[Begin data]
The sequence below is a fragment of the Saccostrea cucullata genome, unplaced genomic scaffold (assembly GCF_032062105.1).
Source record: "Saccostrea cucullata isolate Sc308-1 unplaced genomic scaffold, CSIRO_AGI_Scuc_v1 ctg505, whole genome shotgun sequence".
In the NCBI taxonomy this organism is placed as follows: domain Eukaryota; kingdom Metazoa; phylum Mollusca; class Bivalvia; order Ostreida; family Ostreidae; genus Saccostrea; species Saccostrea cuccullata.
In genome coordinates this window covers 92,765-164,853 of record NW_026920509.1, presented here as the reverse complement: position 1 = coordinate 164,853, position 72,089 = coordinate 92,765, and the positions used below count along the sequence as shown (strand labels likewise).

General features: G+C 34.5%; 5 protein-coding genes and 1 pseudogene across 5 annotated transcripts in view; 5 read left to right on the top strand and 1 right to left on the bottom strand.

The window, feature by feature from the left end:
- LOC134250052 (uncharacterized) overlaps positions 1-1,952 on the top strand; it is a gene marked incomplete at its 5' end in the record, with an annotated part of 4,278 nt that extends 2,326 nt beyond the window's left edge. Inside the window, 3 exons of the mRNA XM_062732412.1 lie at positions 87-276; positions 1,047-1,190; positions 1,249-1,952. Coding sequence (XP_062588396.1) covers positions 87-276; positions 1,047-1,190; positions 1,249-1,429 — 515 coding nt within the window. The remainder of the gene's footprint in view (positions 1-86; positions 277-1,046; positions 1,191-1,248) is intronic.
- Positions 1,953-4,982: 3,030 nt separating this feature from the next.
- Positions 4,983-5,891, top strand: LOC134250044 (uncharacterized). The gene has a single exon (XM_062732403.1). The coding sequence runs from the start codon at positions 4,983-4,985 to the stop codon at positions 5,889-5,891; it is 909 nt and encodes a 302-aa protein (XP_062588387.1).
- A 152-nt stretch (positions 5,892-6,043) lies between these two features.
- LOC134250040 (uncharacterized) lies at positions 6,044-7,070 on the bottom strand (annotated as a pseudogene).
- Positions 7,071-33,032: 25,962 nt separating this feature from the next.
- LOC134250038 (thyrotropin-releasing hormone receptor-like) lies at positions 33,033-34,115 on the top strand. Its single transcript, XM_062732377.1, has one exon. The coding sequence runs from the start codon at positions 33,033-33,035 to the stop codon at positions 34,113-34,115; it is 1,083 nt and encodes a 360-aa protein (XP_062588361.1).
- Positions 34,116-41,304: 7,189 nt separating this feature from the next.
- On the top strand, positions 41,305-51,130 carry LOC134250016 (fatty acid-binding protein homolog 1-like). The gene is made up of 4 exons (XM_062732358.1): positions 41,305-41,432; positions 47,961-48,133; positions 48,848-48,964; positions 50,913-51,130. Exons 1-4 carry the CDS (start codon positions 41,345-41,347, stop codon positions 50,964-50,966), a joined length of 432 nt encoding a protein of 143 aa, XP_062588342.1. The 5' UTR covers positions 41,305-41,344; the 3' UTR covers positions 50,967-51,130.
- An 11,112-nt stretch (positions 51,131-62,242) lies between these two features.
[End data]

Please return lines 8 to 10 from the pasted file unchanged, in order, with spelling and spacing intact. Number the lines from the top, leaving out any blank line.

- Positions 1,953-4,982: 3,030 nt separating this feature from the next.
- Positions 4,983-5,891, top strand: LOC134250044 (uncharacterized). The gene has a single exon (XM_062732403.1). The coding sequence runs from the start codon at positions 4,983-4,985 to the stop codon at positions 5,889-5,891; it is 909 nt and encodes a 302-aa protein (XP_062588387.1).
- A 152-nt stretch (positions 5,892-6,043) lies between these two features.